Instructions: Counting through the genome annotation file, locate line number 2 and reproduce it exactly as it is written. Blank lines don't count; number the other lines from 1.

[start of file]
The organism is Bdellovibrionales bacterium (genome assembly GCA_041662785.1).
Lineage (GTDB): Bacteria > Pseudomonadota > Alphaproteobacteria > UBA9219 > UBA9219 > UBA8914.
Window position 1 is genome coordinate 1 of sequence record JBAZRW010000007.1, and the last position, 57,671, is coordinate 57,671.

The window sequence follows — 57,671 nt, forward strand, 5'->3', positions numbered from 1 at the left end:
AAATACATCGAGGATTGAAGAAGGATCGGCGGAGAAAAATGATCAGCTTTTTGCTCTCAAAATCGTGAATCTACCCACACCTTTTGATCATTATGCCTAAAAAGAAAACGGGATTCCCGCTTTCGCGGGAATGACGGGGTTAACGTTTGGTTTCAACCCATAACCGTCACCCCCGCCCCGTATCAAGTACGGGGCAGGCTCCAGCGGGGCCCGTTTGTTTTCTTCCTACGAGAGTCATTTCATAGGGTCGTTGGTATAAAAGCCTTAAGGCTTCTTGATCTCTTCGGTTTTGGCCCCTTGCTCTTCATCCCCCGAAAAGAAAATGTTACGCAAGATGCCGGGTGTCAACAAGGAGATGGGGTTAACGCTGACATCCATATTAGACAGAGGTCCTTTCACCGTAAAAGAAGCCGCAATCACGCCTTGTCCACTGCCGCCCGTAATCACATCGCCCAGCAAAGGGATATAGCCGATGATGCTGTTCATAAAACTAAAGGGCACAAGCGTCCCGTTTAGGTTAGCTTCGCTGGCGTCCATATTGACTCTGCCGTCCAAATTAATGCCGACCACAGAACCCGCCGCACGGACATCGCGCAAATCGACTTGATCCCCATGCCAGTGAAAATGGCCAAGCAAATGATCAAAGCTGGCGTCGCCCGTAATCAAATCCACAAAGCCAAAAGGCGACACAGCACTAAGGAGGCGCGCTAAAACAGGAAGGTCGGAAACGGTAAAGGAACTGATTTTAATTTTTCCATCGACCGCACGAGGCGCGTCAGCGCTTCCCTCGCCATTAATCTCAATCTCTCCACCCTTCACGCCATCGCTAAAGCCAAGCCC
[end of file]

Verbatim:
Lineage (GTDB): Bacteria > Pseudomonadota > Alphaproteobacteria > UBA9219 > UBA9219 > UBA8914.